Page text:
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The Washington ground game was once again the story of the day as the Washington Huskies used a balanced attack pick up a win. Washington ran the ball 231 yards compared to 271 yards through the air. Here are some more notes and observations from the press box from Saturday's game.

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  • Rushing yards:

    2002 totals: 968 yards, 74.5 yards per game, 2.1 yards per carry.
    2003 to date: 433 yards, 144.3 yards per game, 3.46 yards per carry

    1st Half: 85 yards (Alexis 67, James 14, Sampson 3, Pickett 1)
    On the second play of the game, Rich Alexis ran up the middle for 18 yards. That was probably an indication that the Huskies were in for a big day on the ground. On the same drive, Cody Pickett scrambled for 14 more yards. Alexis looked solid with some good-looking runs. The first quarter looked really good for the Huskies and it looked as if they had kicked their bad habit of not being able to find holes. However, they had some sort of relapse during the second quarter. As a team, Washington only racked up 8-yards on the ground compared to the 77-yards they had in the first quarter.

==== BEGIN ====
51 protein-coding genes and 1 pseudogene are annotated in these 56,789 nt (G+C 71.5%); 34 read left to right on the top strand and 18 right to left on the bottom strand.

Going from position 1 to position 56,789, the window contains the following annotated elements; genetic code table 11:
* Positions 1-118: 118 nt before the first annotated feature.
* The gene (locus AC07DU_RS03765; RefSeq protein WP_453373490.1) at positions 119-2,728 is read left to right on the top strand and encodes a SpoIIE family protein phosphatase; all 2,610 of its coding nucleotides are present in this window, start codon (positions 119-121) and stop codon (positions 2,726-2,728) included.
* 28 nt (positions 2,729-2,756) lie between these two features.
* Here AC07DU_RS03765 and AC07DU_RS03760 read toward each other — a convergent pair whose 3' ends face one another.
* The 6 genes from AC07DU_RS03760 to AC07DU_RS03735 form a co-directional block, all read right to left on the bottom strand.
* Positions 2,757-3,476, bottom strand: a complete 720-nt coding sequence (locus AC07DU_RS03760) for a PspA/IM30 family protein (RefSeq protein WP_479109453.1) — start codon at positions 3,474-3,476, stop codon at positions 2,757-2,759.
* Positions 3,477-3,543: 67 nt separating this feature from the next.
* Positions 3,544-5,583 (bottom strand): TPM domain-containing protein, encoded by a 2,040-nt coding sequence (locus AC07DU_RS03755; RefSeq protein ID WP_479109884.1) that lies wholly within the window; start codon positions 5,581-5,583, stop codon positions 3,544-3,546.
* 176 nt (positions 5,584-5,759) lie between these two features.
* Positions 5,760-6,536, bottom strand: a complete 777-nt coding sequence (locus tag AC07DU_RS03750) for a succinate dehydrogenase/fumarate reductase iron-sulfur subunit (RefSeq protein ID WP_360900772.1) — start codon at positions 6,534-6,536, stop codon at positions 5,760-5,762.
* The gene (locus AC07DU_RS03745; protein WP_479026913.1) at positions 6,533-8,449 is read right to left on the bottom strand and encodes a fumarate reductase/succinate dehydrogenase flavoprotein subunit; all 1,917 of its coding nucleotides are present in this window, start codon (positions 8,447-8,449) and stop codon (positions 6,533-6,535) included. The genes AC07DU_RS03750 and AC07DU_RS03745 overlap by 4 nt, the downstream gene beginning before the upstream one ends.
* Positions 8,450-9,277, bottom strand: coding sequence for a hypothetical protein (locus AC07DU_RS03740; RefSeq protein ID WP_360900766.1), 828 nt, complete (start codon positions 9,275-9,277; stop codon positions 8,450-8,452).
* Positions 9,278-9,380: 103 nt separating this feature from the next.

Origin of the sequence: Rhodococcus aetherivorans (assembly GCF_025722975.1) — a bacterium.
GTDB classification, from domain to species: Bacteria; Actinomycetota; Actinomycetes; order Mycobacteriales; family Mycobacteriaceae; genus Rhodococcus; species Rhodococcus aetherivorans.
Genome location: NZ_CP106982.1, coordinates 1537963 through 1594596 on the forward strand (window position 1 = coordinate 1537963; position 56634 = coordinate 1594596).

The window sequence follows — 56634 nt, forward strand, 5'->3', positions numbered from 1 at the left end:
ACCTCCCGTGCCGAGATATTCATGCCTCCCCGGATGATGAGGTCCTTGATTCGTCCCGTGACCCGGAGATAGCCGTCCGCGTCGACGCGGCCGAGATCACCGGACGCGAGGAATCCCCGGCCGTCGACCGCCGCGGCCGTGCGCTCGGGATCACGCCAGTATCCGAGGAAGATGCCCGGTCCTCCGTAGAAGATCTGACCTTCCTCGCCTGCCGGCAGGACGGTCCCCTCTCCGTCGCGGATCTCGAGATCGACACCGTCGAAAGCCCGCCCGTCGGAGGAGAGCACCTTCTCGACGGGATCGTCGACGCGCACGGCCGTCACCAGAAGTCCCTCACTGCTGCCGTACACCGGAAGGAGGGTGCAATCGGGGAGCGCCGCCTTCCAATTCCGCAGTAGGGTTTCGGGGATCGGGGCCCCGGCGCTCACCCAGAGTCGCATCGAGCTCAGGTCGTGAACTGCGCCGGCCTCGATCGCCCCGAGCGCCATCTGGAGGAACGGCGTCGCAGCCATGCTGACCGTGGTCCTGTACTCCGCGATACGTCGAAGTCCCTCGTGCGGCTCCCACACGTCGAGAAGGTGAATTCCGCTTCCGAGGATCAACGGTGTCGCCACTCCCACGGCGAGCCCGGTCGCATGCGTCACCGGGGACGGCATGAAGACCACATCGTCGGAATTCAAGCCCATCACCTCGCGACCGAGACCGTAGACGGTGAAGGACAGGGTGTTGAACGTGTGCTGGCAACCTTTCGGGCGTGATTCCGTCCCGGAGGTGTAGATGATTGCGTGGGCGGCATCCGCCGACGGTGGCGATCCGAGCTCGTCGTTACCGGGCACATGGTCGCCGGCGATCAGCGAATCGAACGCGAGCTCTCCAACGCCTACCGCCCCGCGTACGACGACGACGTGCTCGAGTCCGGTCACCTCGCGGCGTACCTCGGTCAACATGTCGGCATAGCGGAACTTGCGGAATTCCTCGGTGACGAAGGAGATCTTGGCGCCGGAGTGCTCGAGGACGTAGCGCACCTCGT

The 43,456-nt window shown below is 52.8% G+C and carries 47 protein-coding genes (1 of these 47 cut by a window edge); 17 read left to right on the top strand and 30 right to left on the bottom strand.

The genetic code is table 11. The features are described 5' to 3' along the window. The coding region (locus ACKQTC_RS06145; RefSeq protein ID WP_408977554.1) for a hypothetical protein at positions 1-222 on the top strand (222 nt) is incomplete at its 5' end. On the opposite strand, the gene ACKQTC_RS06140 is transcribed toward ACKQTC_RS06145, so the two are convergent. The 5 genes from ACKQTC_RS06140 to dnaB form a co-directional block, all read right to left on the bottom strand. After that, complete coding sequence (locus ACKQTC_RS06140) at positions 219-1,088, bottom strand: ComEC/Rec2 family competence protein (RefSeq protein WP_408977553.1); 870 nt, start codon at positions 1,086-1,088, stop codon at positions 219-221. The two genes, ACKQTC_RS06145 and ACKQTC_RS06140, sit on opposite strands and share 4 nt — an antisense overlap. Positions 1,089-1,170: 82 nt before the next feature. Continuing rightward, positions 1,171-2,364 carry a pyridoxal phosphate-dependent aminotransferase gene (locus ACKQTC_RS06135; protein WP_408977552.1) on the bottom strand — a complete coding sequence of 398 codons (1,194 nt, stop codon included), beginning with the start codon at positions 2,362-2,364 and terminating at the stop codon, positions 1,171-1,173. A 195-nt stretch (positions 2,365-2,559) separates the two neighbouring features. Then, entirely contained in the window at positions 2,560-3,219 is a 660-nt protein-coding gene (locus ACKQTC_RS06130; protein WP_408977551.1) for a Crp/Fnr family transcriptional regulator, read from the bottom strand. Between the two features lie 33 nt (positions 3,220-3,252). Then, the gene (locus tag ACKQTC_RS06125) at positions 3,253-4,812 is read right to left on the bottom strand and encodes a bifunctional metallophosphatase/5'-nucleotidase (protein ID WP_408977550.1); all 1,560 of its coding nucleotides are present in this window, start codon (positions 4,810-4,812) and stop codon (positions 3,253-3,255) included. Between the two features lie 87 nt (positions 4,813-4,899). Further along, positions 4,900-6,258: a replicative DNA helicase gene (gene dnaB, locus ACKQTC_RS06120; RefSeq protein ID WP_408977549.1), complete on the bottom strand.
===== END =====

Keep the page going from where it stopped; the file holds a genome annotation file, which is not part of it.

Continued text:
2nd Half: 146 yards (Alexis 42, James 36, Pickett 25, Sampson 22, Ballew 15, Seery 4, Stanback 3)
    Washington only racked up 15 yards on the ground for their first three drives after the half. Pickett tried to do too much with an option and fumbled to give Idaho the ball on the Huskies' 17-yard line. However on Washington's fourth drive, the running game woke up in a big way. It was perhaps Rich Alexis' HUGE hit during a simple screenplay to Reggie Williams that fueled his momentum, and may have perhaps set the tone for the rest of the game.
    Turnover margin:

    2002 total: +1
    2003 to date: EVEN